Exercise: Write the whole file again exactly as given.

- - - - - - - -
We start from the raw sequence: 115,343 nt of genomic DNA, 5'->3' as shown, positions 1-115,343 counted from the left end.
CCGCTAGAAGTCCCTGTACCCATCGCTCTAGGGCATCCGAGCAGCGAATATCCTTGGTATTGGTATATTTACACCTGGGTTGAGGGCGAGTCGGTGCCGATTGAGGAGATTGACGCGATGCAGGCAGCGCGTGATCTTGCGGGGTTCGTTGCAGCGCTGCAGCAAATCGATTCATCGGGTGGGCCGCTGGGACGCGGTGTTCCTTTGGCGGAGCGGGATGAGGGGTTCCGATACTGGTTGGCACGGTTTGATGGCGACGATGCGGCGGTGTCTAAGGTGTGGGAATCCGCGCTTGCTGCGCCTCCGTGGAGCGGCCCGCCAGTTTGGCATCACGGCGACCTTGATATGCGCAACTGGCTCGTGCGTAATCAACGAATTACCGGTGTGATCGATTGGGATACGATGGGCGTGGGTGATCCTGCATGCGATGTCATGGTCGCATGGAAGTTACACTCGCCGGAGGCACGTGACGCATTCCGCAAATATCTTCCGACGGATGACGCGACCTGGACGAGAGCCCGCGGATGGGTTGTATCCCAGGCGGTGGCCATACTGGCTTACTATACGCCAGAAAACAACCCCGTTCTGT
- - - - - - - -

We start from the raw sequence: 115,343 nt of genomic DNA, 5'->3' as shown, positions 1-115,343 counted from the left end.
CCGCTAGAAGTCCCTGTACCCATCGCTCTAGGGCATCCGAGCAGCGAATATCCTTGGTATTGGTATATTTACACCTGGGTTGAGGGCGAGTCGGTGCCGATTGAGGAGATTGACGCGATGCAGGCAGCGCGTGATCTTGCGGGGTTCGTTGCAGCGCTGCAGCAAATCGATTCATCGGGTGGGCCGCTGGGACGCGGTGTTCCTTTGGCGGAGCGGGATGAGGGGTTCCGATACTGGTTGGCACGGTTTGATGGCGACGATGCGGCGGTGTCTAAGGTGTGGGAATCCGCGCTTGCTGCGCCTCCGTGGAGCGGCCCGCCAGTTTGGCATCACGGCGACCTTGATATGCGCAACTGGCTCGTGCGTAATCAACGAATTACCGGTGTGATCGATTGGGATACGATGGGCGTGGGTGATCCTGCATGCGATGTCATGGTCGCATGGAAGTTACACTCGCCGGAGGCACGTGACGCATTCCGCAAATATCTTCCGACGGATGACGCGACCTGGACGAGAGCCCGCGGATGGGTTGTATCCCAGGCGGTGGCCATACTGGCTTACTATACGCCAGAAAACAACCCCGTTCTGT